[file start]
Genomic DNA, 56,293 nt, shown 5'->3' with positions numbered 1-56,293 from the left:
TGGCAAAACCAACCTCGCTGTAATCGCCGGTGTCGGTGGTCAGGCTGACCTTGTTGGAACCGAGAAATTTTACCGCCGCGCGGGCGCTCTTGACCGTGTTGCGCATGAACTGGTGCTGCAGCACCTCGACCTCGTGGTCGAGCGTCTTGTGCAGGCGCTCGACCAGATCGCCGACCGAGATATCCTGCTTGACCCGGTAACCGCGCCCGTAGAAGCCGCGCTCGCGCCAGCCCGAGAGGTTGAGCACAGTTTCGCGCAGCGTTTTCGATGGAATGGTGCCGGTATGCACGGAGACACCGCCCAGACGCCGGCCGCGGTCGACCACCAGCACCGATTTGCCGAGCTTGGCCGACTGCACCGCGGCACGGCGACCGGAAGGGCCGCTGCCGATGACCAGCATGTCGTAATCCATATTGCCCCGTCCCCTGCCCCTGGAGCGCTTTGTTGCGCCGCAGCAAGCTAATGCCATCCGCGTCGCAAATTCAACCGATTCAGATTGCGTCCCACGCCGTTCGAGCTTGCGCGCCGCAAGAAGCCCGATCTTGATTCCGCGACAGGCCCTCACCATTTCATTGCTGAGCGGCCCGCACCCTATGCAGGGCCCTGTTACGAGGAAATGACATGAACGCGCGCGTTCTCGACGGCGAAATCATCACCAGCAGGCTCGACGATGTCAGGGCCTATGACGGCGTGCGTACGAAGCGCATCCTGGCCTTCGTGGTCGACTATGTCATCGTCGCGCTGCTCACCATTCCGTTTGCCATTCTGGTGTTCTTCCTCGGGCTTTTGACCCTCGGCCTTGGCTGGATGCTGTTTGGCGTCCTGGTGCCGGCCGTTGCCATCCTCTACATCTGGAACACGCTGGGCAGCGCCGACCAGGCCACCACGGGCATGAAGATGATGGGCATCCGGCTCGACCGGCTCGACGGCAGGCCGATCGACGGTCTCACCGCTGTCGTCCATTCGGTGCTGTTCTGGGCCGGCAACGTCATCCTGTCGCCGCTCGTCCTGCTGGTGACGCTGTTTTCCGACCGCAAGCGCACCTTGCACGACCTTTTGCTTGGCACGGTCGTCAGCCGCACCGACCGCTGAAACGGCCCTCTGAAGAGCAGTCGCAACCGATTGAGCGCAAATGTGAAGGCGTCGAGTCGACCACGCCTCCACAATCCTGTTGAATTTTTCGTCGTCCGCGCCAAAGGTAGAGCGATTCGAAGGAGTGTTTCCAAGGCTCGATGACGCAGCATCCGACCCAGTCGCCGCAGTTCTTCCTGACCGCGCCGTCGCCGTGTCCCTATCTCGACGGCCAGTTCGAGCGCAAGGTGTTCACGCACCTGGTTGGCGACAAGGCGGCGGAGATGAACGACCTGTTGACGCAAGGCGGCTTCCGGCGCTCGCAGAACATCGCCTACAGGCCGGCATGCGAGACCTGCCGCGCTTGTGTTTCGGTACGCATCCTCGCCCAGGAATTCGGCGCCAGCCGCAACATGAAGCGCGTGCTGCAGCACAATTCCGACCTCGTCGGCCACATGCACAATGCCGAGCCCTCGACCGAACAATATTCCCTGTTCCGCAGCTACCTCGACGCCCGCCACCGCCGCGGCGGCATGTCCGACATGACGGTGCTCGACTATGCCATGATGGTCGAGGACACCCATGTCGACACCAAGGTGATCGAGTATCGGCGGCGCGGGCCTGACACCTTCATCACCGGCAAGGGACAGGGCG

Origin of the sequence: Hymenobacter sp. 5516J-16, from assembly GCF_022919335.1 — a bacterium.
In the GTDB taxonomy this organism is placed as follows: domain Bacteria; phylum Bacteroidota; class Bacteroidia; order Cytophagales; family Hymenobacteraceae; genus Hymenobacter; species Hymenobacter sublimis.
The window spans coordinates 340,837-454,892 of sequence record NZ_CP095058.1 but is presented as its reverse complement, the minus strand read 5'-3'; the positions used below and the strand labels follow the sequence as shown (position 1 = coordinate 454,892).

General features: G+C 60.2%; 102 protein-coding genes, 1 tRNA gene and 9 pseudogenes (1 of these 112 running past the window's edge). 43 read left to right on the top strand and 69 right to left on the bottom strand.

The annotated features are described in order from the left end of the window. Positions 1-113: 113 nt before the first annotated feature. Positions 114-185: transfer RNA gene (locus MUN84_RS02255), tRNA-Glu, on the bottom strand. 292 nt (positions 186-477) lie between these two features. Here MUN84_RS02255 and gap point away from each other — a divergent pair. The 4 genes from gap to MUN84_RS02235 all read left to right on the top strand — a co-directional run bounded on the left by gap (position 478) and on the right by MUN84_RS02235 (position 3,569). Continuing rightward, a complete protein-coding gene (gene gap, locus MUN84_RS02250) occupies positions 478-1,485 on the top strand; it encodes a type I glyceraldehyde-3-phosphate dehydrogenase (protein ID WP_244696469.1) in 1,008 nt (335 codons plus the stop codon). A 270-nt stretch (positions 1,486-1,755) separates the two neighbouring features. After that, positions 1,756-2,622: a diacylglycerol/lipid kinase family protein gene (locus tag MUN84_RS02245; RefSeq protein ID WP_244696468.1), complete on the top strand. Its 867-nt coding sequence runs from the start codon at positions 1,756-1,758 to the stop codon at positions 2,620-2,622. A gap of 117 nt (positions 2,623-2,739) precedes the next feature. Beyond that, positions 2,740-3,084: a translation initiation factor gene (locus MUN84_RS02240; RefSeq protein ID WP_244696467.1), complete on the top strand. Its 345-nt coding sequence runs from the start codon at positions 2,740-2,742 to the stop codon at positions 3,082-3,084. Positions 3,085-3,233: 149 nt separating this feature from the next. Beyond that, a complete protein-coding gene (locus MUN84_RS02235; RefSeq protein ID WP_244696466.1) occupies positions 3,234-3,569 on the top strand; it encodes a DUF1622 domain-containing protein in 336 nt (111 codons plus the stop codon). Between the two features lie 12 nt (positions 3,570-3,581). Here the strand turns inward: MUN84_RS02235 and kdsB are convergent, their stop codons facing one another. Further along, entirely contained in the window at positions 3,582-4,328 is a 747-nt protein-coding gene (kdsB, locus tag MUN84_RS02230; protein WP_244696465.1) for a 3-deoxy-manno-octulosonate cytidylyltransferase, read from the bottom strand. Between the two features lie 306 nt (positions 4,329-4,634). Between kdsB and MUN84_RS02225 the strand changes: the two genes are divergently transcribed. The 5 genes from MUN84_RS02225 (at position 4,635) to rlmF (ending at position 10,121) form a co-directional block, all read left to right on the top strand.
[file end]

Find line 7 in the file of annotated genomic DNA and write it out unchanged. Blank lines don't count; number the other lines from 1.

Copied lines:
The annotated features are described in order from the left end of the window. Positions 1-113: 113 nt before the first annotated feature. Positions 114-185: transfer RNA gene (locus MUN84_RS02255), tRNA-Glu, on the bottom strand. 292 nt (positions 186-477) lie between these two features. Here MUN84_RS02255 and gap point away from each other — a divergent pair. The 4 genes from gap to MUN84_RS02235 all read left to right on the top strand — a co-directional run bounded on the left by gap (position 478) and on the right by MUN84_RS02235 (position 3,569). Continuing rightward, a complete protein-coding gene (gene gap, locus MUN84_RS02250) occupies positions 478-1,485 on the top strand; it encodes a type I glyceraldehyde-3-phosphate dehydrogenase (protein ID WP_244696469.1) in 1,008 nt (335 codons plus the stop codon). A 270-nt stretch (positions 1,486-1,755) separates the two neighbouring features. After that, positions 1,756-2,622: a diacylglycerol/lipid kinase family protein gene (locus tag MUN84_RS02245; RefSeq protein ID WP_244696468.1), complete on the top strand. Its 867-nt coding sequence runs from the start codon at positions 1,756-1,758 to the stop codon at positions 2,620-2,622. A gap of 117 nt (positions 2,623-2,739) precedes the next feature. Beyond that, positions 2,740-3,084: a translation initiation factor gene (locus MUN84_RS02240; RefSeq protein ID WP_244696467.1), complete on the top strand. Its 345-nt coding sequence runs from the start codon at positions 2,740-2,742 to the stop codon at positions 3,082-3,084. Positions 3,085-3,233: 149 nt separating this feature from the next. Beyond that, a complete protein-coding gene (locus MUN84_RS02235; RefSeq protein ID WP_244696466.1) occupies positions 3,234-3,569 on the top strand; it encodes a DUF1622 domain-containing protein in 336 nt (111 codons plus the stop codon). Between the two features lie 12 nt (positions 3,570-3,581). Here the strand turns inward: MUN84_RS02235 and kdsB are convergent, their stop codons facing one another. Further along, entirely contained in the window at positions 3,582-4,328 is a 747-nt protein-coding gene (kdsB, locus tag MUN84_RS02230; protein WP_244696465.1) for a 3-deoxy-manno-octulosonate cytidylyltransferase, read from the bottom strand. Between the two features lie 306 nt (positions 4,329-4,634). Between kdsB and MUN84_RS02225 the strand changes: the two genes are divergently transcribed. The 5 genes from MUN84_RS02225 (at position 4,635) to rlmF (ending at position 10,121) form a co-directional block, all read left to right on the top strand.